They would struggle in school

Unlike some home educators we are extremely lucky to have supportive family and friends. We have not experienced much negativity about the education we have chosen for our children (apart from the odd slightly raised eyebrow) despite it being a less than conventional path. My mum in particular has been tremendously supportive and has championed our home ed choices to a few of her more sceptical friends. Last week she told me how a friend of a friend, a teacher, had commented that most home educated children she had come across during her teaching career had struggled to settle at school, lacking some key skills and knowledge expected of their peers. My initial reaction was to shrug the comment off in a ‘what does she know’ kind of way. Then I got defensive. Then I started to really think about her comment, and finally here I am writing a response, because sometimes that’s the only way I can get my thoughts in order. Read more

100 Ways to Home Ed: A week without school

This post is part of the #100waysofhomeed blog hop where home educators are sharing the richly diverse ways in which our children learn. On Friday Jo talked about what autonomous education looks like for her family in her blog 3 Kids and a Glue Stick. Tomorrow it is Maria’s turn to share her home ed story over at Maria Luves, and you can catch up with all the other blog posts at Making It Up or scroll down to see links to the posts (if I can work out how to get that to work!)

In the past I have described our style of home education in a number of ways, child-led, autonomous, interest-led, but unschooling is probably the term I relate to most closely. This definition on wikipedia is quite useful if you are unfamiliar with the term.

“When pressed, I define unschooling as allowing children as much freedom to learn in the world, as their parents can comfortably bear… This is the way we learn before going to school and the way we learn when we leave school and enter the world of work.” Pat Farenga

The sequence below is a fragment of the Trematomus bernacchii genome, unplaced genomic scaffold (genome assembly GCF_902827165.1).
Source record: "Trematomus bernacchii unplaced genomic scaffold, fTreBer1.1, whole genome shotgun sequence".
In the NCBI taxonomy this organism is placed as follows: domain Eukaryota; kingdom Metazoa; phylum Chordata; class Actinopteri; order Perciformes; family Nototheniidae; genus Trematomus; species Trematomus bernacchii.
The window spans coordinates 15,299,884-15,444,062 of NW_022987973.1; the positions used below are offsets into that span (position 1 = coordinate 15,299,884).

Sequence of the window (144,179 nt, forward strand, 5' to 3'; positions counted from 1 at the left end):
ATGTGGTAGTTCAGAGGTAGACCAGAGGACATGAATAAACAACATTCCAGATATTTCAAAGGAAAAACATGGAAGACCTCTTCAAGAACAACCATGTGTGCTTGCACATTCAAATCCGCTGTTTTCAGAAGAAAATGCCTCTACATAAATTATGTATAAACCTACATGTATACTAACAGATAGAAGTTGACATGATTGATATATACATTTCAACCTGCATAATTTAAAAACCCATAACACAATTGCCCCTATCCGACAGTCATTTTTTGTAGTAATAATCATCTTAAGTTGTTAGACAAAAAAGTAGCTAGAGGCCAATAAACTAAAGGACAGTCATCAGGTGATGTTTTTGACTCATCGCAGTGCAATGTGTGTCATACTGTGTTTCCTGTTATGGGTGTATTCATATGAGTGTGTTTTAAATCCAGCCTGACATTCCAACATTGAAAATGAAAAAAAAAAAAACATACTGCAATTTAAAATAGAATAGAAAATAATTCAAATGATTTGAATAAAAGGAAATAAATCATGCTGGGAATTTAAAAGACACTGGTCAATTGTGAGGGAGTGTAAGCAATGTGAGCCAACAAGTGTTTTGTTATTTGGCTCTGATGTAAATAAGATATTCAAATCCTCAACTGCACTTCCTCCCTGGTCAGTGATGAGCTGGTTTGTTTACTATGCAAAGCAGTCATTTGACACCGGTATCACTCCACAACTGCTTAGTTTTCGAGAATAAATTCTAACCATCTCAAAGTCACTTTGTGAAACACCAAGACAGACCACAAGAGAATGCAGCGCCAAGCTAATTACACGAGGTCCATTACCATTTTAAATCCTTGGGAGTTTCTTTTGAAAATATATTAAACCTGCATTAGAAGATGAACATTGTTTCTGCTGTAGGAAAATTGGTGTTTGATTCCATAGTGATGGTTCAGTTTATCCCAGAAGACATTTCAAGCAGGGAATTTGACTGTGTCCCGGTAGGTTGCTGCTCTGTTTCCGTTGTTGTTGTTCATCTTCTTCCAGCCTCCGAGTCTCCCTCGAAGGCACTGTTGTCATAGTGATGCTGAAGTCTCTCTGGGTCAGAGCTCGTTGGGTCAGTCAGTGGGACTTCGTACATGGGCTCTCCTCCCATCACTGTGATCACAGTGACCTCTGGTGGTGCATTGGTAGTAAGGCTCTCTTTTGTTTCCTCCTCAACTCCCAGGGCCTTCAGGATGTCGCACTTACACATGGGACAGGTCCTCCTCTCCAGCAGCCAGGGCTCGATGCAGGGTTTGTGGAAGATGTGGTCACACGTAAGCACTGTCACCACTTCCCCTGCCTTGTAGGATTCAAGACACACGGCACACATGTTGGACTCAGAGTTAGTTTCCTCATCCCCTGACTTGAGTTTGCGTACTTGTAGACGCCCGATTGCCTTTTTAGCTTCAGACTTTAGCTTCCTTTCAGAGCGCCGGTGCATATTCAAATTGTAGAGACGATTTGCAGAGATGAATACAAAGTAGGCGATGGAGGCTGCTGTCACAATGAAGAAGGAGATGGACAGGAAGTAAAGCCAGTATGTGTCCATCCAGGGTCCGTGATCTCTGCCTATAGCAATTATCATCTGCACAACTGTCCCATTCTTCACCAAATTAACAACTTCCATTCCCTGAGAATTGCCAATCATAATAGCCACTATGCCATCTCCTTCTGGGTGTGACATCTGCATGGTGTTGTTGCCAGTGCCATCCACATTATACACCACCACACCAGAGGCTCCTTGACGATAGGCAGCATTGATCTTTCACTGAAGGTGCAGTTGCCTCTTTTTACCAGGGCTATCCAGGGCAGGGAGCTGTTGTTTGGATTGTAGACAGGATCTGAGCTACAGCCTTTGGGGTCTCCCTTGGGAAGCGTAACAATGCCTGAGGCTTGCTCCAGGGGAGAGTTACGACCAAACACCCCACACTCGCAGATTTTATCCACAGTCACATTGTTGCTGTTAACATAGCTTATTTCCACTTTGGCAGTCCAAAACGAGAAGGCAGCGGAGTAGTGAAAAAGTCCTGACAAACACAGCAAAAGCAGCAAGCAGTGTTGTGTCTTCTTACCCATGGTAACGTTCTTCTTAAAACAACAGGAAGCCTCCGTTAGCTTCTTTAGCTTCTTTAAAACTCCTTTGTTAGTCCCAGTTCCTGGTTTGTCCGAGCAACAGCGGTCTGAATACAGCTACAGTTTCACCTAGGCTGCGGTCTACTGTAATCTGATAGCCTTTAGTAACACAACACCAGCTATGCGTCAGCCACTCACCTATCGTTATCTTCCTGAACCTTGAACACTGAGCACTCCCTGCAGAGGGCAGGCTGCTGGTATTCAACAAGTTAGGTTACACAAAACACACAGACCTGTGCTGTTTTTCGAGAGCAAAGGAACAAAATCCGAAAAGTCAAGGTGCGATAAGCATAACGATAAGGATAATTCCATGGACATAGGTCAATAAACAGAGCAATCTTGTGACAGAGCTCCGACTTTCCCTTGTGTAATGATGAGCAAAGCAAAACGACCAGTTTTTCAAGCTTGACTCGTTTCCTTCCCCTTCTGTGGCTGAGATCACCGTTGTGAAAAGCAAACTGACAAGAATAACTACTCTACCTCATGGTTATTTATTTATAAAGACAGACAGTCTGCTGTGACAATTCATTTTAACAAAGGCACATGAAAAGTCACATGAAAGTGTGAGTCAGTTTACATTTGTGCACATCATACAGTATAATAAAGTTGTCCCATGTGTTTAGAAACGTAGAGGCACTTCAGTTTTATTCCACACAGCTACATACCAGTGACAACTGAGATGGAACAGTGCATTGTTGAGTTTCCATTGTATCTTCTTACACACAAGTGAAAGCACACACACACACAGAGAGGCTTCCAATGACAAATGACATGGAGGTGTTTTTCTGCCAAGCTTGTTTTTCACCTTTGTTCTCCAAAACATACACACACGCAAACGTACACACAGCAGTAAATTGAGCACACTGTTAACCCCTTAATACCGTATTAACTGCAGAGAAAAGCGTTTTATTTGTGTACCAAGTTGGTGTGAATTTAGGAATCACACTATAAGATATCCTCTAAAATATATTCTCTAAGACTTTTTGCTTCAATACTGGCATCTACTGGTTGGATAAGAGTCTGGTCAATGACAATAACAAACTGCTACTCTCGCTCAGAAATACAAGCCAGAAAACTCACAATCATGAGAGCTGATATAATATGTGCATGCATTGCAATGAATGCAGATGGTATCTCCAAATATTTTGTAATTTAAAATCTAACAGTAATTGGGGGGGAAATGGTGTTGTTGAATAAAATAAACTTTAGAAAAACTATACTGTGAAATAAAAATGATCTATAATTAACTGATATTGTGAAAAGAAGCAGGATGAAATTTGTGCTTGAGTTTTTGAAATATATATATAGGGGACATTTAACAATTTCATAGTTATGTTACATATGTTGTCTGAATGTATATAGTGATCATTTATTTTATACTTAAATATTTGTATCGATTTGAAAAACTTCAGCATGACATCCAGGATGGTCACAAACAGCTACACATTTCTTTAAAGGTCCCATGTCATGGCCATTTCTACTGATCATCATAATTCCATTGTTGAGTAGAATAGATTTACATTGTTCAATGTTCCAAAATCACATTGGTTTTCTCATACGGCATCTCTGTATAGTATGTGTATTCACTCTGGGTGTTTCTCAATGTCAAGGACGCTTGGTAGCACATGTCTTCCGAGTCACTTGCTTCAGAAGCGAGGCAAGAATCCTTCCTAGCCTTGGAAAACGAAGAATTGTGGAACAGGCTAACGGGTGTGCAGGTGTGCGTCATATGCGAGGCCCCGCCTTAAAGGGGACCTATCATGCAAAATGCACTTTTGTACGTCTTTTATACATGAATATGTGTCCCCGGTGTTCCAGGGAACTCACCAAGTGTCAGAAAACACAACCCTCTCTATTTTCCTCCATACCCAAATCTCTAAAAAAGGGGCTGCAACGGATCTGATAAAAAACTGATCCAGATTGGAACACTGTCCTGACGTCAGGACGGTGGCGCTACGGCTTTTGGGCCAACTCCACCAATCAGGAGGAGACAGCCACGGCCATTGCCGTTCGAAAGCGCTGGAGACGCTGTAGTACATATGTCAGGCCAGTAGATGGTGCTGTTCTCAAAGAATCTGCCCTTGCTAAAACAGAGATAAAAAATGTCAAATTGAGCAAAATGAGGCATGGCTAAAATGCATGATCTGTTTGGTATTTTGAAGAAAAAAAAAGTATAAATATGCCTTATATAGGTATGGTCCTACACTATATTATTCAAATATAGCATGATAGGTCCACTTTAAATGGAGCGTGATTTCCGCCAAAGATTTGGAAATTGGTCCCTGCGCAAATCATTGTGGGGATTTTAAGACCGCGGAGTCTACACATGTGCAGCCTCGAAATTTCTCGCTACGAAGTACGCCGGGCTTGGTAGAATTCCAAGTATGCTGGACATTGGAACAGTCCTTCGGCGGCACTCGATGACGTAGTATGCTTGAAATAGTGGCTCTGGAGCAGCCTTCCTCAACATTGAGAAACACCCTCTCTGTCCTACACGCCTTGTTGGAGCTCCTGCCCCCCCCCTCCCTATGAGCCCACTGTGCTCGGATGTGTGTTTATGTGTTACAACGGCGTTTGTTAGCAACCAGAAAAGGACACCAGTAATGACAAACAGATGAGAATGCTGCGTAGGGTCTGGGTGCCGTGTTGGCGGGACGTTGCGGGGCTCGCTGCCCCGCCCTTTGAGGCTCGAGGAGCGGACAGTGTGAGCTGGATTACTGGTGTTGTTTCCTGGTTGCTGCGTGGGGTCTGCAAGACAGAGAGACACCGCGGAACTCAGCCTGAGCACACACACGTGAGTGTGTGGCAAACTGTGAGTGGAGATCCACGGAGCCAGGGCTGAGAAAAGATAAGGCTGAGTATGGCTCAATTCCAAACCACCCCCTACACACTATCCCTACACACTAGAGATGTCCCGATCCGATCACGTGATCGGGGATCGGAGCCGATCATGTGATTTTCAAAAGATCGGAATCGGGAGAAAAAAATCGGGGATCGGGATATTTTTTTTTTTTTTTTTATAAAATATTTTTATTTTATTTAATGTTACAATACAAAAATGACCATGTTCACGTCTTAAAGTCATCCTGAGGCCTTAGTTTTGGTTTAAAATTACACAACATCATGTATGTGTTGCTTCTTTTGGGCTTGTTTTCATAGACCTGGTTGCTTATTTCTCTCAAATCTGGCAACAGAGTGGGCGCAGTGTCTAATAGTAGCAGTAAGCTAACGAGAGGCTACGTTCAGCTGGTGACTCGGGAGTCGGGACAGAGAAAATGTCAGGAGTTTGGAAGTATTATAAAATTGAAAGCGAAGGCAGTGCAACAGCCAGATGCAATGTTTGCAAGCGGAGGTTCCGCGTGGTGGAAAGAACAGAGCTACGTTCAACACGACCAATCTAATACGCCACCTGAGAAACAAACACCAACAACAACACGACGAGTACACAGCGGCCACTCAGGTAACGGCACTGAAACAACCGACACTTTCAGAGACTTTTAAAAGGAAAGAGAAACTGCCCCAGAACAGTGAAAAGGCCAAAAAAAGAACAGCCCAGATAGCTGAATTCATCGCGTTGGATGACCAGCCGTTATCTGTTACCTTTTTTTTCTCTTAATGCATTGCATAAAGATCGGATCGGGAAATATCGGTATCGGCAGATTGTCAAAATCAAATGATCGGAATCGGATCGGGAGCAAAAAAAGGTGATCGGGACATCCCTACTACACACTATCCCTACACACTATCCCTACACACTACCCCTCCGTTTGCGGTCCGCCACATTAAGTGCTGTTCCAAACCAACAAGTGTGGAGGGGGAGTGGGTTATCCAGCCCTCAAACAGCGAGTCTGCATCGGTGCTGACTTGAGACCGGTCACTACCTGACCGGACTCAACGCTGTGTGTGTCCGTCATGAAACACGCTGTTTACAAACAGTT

I have written a few posts about how no two days are alike for us. Our style of home education is very much centred on following the interests of the girls and this can take us in all sorts of different directions. This is not to say that our days completely lack any structure or routine, it is just that this develops from the choices they actively make rather than things being planned for them. Although every day is different we do have certain things that we tend to do on the same day each week; activities that the girls have tried, enjoyed, and chosen to make a regular part of their week. I don’t usually write diary type posts (although I do try to share photos of what we have been up to on Facebook or Instagram) but I thought I’d write this one about what we have been up to over the past week. Read more

A letter to the Chief Inspector of Schools from an angry Home Educator

Dear Sir Michael Wilshaw,

I am very sorry to hear that you have found evidence to suggest that hundreds of children in England are being taught in illegal schools. However, I am extremely concerned that you wish that “… the rules around home education need to be heightened because it’s quite clear to me that there’s a correlation between the growth of home education and the number of illegal schools that are now operating” (BBC Radio 4’s Eddie Mair show, 17.05.16). Read more

Letting go of the ‘shoulds’

Life is full of ‘shoulds’. From what you should be eating and drinking to the exercise you should be getting; the deals you should be getting on your utilities or insurances, to the charities you should be donating to… Should, should , should. When you become a parent a whole new deluge of shoulds descends. Not only should you be doing this, that and the other to ensure that your offspring will grow up to be the next Einstein, Van Gogh, Beckham or Mozart but they should also be fitting into complicated schedules and hitting milestone after milestone. Read more